1. According to a research study by Smokymountains.com, wilderness travelers most often get lost due to leaving the trail (41 percent), bad weather (17 percent) and falling off the trail (16 percent). The search for a lost hiker or hunter averages 10 hours.
  2. There’s an estimated 50,000 search and rescue missions in the U.S. each year, and 40 percent occur in national parks. Of those cases, day hikers made up 42 percent of SAR missions from 2004 to 2014. That’s almost four times the number of overnight backpackers needing rescue, the next closest group at 13 percent. Day-trippers are especially vulnerable when lost because they are often traveling without layers, shelter and food.
  3. For centuries, scientists tried to explain how animals migrate without getting lost. Magnetoreception—the ability to sense Earth’s magnetic field—has become an increasingly popular theory. It explains how monarch butterflies are capable of following routes so long their great-grandchildren complete the journey, and how bar-tailed godwits depart Alaska and fly for eight days and nights over featureless water before arriving in New Zealand, 7,000 miles away.
    lego man
    “Shortcuts make long delays.”—Pippin to Frodo Baggins, authorities
    on the subject.
    | Photo: istockphoto.com/
  4. In 1923, a collie mix traveled 2,800 miles on his own back home to Oregon after he was lost while his owners visited family in Illinois. When Bobbie The Wonder Dog died years later, more than 200 people attended his funeral and celebrity canine Rin Tin Tin lay a wreath at his grave.
  5. If lost, remember the mnemonic STOP. Stop—sit down and don’t panic. Think—what do you know about your situation and location? Observe—gather information that can help you figure out where you are. Plan—consider possible courses of action, and choose one. Often staying put is the best bet for being found.
  6. No film has inspired as much misplaced anxiety about being lost in space as 2013 box office hit, Gravity, starring Sandra Bullock untethered from a space station. Of the 536 astronauts and more than 200 spacewalks, no human has ever been lost in space.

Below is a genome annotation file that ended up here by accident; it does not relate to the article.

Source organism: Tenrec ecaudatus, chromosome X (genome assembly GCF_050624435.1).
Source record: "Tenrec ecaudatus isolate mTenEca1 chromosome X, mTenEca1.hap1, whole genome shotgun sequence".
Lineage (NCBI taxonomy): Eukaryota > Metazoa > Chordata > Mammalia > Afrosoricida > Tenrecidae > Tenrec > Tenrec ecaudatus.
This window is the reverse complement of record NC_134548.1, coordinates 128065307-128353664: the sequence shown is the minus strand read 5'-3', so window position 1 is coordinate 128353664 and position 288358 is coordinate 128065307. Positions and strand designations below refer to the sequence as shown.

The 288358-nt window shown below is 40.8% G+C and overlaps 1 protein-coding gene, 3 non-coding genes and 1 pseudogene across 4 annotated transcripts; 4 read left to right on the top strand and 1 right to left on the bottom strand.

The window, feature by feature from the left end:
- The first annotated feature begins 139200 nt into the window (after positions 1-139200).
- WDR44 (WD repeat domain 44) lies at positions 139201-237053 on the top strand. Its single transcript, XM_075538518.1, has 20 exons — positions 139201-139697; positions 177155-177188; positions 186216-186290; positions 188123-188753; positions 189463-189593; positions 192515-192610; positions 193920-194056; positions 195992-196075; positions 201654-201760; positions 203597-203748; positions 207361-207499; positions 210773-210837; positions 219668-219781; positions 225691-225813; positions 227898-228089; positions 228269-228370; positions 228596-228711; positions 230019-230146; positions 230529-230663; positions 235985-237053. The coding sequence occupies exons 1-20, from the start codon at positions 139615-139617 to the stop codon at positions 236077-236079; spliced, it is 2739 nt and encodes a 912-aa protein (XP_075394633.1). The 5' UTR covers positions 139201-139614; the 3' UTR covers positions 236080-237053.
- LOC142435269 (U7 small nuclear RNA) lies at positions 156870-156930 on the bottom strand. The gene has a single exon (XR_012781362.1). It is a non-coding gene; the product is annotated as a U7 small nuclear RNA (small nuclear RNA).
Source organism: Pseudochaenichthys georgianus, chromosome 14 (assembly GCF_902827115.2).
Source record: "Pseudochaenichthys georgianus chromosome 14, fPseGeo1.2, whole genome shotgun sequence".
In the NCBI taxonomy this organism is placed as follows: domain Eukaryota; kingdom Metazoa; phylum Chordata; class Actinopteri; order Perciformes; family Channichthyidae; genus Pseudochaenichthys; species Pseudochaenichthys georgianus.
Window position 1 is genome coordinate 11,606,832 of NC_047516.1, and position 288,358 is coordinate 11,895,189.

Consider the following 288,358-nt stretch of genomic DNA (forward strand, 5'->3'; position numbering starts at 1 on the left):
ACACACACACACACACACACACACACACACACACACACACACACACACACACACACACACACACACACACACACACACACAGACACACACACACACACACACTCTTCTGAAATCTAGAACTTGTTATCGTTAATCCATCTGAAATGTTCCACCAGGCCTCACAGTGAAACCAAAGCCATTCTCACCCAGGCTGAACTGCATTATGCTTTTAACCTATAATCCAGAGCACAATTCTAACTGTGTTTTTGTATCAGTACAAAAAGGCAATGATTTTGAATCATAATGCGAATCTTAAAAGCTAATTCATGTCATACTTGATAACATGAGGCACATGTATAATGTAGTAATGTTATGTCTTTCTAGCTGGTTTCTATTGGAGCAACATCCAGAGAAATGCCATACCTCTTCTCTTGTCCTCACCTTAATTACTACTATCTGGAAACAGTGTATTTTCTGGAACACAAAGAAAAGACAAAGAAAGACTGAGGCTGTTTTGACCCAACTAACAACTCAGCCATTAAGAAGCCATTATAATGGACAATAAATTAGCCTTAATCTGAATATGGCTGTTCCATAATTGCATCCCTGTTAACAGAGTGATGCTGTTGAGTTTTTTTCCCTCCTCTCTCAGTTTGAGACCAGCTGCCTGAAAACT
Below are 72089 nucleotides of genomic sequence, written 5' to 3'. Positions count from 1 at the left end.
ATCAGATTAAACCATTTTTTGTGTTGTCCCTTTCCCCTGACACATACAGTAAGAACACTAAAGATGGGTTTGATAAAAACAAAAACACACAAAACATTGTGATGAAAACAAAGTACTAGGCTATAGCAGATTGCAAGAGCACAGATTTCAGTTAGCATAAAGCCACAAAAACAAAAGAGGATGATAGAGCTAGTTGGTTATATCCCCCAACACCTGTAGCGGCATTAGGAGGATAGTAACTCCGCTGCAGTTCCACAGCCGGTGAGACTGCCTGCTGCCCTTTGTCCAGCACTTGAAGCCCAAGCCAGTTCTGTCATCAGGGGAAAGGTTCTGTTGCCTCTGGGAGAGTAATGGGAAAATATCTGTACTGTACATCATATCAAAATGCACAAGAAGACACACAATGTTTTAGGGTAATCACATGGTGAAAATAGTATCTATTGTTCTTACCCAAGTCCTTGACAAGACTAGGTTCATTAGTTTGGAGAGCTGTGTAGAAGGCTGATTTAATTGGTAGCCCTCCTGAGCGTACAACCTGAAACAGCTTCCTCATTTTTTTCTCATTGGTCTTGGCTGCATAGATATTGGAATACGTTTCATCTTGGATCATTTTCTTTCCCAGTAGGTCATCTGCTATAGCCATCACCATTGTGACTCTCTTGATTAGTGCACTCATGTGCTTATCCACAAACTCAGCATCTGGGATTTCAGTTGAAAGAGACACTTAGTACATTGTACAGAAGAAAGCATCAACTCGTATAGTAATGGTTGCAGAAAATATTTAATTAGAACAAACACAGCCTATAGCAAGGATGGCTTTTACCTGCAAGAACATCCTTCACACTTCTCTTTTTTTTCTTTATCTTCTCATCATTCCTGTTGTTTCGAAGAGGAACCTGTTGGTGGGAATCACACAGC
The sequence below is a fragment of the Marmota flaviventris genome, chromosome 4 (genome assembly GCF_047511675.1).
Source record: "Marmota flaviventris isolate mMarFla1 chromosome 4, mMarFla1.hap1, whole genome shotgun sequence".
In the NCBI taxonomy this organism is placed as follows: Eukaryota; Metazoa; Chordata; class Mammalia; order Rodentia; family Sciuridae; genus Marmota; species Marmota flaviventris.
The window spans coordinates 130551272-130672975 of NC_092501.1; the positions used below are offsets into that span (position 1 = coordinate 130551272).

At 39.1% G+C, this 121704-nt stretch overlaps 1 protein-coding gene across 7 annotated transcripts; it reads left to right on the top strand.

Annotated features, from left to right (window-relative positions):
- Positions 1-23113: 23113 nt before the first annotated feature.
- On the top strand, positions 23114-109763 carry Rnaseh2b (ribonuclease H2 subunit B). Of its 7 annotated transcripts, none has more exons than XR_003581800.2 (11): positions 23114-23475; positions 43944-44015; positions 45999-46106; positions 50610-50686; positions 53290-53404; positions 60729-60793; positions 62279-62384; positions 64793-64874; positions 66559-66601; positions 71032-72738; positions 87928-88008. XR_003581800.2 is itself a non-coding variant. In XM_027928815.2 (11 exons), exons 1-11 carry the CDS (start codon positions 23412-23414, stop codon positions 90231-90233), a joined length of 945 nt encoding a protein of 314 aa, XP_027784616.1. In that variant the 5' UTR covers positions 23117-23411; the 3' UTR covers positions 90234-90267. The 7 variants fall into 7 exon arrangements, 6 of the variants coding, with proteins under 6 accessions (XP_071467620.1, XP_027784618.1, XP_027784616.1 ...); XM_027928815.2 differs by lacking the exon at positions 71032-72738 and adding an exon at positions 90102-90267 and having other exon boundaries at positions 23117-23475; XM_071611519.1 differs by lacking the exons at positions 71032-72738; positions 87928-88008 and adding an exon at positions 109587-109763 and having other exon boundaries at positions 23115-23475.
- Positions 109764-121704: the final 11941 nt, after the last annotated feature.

7. Getting lost isn’t always bad. In 1947, a shepherd went in search of a lost goat in the hills near the Dead Sea. He found a cave he’d never seen before and inside were clay pots containing old scrolls. Scholars declare the 2,000-year-old Dead Sea Scrolls the most significant manuscript find of all time.
  8. According to the U.S. National Park Service, even day-trippers should carry a navigation system, sun protection, insulation, illumination, first aid kit, fire making supplies, a small repair kit, food, hydration and an emergency shelter. Always leave a detailed plan of your route with someone you trust.

“Shortcuts make long delays.”—Pippin to Frodo Baggins, authorities
on the subject. | Photo: istockphoto.com/ ninjaMonkeyStudio


  1. We coul learn from bar-tailed godwits. So we aren’t born with built in magnetoreception. But we do have this nifty device — it’s called a COMPASS. Carry one, and learn to use it.

  2. Being “lost”, or perhaps, just not sure where you are exactly, isn’t so terrible. As the author implies, with a minimum of the right kind of gear, you, not the elements, will dictate your next move.

    When in the woods, my guiding principal: It’s OK to not know where I am. Nope, the time to get antsy is when I don’t know where I started.


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